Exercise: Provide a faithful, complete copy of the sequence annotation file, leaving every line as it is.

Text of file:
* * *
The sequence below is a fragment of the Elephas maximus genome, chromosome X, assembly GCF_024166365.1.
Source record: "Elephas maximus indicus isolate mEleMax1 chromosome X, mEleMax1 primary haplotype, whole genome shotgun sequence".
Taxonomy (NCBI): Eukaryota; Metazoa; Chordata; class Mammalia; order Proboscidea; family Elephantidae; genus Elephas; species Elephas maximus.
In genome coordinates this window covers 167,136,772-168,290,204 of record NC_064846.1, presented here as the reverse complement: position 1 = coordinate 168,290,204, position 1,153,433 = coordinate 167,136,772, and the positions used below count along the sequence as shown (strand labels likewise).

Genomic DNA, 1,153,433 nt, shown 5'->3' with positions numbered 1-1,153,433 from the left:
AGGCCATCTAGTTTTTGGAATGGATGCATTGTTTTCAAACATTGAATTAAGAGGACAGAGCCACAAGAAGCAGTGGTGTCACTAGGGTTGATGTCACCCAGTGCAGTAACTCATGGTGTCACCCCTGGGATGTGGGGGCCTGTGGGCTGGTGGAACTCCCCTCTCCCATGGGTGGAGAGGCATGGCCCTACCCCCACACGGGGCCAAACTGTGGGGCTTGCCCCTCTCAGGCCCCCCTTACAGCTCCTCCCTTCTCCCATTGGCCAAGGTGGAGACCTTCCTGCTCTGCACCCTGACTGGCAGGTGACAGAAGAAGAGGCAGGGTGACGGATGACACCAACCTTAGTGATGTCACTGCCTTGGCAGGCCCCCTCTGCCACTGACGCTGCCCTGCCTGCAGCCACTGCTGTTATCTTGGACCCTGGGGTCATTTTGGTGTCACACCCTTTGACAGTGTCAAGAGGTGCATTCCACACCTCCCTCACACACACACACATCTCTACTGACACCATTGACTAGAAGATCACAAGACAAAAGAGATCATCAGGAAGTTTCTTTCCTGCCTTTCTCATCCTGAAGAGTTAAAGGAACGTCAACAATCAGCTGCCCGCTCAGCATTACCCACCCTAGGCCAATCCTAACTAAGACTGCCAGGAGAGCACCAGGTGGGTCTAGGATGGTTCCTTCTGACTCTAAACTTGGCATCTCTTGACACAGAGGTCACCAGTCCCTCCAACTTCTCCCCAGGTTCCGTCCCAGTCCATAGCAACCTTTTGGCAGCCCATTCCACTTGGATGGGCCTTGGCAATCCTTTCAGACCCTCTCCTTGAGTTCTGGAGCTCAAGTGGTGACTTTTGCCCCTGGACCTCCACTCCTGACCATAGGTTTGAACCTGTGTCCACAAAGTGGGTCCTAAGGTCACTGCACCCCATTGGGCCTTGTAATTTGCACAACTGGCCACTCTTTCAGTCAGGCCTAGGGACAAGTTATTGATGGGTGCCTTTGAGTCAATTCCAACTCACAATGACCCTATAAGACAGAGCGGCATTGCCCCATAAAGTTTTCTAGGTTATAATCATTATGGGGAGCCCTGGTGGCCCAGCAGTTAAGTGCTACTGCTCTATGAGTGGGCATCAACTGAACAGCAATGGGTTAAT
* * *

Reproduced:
The sequence below is a fragment of the Elephas maximus genome, chromosome X, assembly GCF_024166365.1.
Source record: "Elephas maximus indicus isolate mEleMax1 chromosome X, mEleMax1 primary haplotype, whole genome shotgun sequence".
Taxonomy (NCBI): Eukaryota; Metazoa; Chordata; class Mammalia; order Proboscidea; family Elephantidae; genus Elephas; species Elephas maximus.
In genome coordinates this window covers 167,136,772-168,290,204 of record NC_064846.1, presented here as the reverse complement: position 1 = coordinate 168,290,204, position 1,153,433 = coordinate 167,136,772, and the positions used below count along the sequence as shown (strand labels likewise).

Genomic DNA, 1,153,433 nt, shown 5'->3' with positions numbered 1-1,153,433 from the left:
AGGCCATCTAGTTTTTGGAATGGATGCATTGTTTTCAAACATTGAATTAAGAGGACAGAGCCACAAGAAGCAGTGGTGTCACTAGGGTTGATGTCACCCAGTGCAGTAACTCATGGTGTCACCCCTGGGATGTGGGGGCCTGTGGGCTGGTGGAACTCCCCTCTCCCATGGGTGGAGAGGCATGGCCCTACCCCCACACGGGGCCAAACTGTGGGGCTTGCCCCTCTCAGGCCCCCCTTACAGCTCCTCCCTTCTCCCATTGGCCAAGGTGGAGACCTTCCTGCTCTGCACCCTGACTGGCAGGTGACAGAAGAAGAGGCAGGGTGACGGATGACACCAACCTTAGTGATGTCACTGCCTTGGCAGGCCCCCTCTGCCACTGACGCTGCCCTGCCTGCAGCCACTGCTGTTATCTTGGACCCTGGGGTCATTTTGGTGTCACACCCTTTGACAGTGTCAAGAGGTGCATTCCACACCTCCCTCACACACACACACATCTCTACTGACACCATTGACTAGAAGATCACAAGACAAAAGAGATCATCAGGAAGTTTCTTTCCTGCCTTTCTCATCCTGAAGAGTTAAAGGAACGTCAACAATCAGCTGCCCGCTCAGCATTACCCACCCTAGGCCAATCCTAACTAAGACTGCCAGGAGAGCACCAGGTGGGTCTAGGATGGTTCCTTCTGACTCTAAACTTGGCATCTCTTGACACAGAGGTCACCAGTCCCTCCAACTTCTCCCCAGGTTCCGTCCCAGTCCATAGCAACCTTTTGGCAGCCCATTCCACTTGGATGGGCCTTGGCAATCCTTTCAGACCCTCTCCTTGAGTTCTGGAGCTCAAGTGGTGACTTTTGCCCCTGGACCTCCACTCCTGACCATAGGTTTGAACCTGTGTCCACAAAGTGGGTCCTAAGGTCACTGCACCCCATTGGGCCTTGTAATTTGCACAACTGGCCACTCTTTCAGTCAGGCCTAGGGACAAGTTATTGATGGGTGCCTTTGAGTCAATTCCAACTCACAATGACCCTATAAGACAGAGCGGCATTGCCCCATAAAGTTTTCTAGGTTATAATCATTATGGGGAGCCCTGGTGGCCCAGCAGTTAAGTGCTACTGCTCTATGAGTGGGCATCAACTGAACAGCAATGGGTTAAT